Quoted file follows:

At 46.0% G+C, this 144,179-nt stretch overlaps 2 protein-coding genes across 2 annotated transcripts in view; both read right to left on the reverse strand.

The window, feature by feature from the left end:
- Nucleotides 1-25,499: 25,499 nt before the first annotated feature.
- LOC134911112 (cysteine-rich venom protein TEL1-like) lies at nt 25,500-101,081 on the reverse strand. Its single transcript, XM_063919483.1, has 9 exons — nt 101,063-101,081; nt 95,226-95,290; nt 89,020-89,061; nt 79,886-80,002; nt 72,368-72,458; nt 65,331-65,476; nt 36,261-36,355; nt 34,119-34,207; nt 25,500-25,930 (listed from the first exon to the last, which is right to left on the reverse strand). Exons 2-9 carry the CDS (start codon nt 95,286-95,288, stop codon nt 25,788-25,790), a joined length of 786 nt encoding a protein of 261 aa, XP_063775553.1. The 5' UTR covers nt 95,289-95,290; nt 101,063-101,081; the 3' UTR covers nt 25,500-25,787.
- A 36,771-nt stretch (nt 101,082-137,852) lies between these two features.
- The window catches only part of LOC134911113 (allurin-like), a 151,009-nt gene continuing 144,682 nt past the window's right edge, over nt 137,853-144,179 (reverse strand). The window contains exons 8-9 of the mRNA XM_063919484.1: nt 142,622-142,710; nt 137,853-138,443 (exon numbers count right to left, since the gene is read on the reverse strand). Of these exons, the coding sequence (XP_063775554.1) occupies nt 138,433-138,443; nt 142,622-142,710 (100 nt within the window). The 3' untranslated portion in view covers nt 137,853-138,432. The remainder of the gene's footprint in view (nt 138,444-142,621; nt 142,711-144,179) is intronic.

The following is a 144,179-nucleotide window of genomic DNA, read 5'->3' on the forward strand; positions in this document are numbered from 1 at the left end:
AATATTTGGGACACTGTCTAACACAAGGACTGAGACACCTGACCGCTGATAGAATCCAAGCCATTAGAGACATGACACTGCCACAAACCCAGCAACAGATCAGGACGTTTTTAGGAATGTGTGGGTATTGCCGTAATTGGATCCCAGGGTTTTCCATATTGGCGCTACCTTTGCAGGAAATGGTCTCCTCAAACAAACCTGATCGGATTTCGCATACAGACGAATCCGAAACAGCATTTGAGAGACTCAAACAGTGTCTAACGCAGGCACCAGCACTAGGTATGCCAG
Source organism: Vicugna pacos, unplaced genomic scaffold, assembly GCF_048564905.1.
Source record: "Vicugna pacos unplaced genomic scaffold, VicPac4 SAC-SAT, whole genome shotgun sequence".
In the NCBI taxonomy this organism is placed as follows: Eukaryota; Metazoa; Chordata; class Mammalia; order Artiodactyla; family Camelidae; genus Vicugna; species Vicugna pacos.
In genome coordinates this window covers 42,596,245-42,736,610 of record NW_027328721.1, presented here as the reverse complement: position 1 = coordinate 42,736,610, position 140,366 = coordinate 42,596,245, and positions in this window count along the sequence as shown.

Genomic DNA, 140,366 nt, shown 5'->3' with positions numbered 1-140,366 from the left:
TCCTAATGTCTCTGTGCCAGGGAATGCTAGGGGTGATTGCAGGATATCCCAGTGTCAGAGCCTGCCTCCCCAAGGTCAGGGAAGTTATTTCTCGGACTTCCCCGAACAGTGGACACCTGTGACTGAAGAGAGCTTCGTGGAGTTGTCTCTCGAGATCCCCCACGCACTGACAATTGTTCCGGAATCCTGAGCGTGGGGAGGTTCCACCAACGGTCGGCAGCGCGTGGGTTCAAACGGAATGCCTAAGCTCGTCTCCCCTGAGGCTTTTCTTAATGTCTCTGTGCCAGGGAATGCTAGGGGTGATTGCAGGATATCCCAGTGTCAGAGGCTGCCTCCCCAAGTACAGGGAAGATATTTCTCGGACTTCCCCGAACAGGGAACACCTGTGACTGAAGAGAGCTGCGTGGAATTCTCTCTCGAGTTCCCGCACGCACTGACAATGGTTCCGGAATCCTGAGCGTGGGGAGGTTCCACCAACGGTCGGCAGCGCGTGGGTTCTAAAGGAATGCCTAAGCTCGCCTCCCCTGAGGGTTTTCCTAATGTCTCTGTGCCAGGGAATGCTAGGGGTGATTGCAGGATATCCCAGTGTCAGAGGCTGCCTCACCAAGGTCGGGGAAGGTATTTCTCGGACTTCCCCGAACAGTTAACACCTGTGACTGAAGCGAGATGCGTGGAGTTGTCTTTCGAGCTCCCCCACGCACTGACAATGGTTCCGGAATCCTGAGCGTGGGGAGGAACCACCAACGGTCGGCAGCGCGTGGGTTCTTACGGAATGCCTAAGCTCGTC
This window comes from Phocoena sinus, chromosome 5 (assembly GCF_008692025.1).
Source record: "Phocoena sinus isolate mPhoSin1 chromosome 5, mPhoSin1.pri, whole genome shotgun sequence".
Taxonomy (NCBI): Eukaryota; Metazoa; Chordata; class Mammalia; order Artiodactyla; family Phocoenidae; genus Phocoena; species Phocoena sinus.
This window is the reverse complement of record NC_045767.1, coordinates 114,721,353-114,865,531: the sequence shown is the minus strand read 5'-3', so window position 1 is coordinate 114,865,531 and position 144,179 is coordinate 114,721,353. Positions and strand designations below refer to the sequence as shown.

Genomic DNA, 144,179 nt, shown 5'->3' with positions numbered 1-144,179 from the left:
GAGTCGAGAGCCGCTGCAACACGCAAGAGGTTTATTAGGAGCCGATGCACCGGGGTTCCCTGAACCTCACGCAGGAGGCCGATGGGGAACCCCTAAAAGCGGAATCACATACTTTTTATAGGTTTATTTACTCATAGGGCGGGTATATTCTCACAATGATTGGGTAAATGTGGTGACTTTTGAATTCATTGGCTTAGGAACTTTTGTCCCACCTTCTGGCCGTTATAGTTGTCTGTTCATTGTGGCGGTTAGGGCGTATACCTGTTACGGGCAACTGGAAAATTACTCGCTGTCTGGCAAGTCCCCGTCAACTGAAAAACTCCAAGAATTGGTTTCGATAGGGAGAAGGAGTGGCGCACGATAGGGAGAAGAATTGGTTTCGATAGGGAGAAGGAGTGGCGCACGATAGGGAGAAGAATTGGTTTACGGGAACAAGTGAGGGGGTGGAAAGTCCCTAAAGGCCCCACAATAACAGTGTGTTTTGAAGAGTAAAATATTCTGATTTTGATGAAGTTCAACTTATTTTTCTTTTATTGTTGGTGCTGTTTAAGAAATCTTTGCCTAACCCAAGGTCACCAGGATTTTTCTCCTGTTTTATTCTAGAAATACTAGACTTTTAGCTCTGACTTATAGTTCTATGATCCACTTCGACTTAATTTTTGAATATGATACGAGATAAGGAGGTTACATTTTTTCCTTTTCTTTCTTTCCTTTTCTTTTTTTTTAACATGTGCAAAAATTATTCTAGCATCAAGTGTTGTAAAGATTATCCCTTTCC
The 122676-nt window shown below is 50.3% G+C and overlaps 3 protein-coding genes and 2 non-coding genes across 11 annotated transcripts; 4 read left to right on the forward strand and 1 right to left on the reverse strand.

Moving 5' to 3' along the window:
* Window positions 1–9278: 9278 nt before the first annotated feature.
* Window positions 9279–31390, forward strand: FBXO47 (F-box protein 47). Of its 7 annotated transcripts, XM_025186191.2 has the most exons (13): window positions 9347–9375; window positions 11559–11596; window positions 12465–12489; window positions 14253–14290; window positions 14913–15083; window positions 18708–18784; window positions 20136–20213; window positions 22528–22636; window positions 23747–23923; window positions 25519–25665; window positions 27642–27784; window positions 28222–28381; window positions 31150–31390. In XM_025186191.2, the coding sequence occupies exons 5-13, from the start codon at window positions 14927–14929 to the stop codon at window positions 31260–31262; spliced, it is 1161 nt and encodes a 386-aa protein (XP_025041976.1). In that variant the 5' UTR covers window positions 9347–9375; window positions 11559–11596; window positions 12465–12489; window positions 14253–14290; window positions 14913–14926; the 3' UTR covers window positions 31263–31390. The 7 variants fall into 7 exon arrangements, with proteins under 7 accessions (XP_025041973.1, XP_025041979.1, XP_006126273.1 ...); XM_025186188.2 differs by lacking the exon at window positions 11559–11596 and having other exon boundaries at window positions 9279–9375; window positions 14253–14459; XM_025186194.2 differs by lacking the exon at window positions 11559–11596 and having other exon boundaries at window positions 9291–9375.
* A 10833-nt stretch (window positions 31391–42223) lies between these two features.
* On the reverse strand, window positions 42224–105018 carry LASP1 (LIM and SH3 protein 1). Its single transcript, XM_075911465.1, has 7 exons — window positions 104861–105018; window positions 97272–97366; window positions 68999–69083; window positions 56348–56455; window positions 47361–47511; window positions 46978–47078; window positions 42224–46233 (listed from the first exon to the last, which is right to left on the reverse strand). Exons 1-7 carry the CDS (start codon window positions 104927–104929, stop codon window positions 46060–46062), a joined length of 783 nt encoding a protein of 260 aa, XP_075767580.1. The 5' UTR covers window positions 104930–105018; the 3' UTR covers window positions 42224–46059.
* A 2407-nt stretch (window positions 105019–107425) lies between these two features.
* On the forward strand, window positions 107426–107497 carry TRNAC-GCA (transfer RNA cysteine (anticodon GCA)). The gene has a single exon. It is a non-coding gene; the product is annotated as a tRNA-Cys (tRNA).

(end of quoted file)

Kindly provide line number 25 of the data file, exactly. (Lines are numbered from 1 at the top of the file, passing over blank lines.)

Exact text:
* A 10833-nt stretch (window positions 31391–42223) lies between these two features.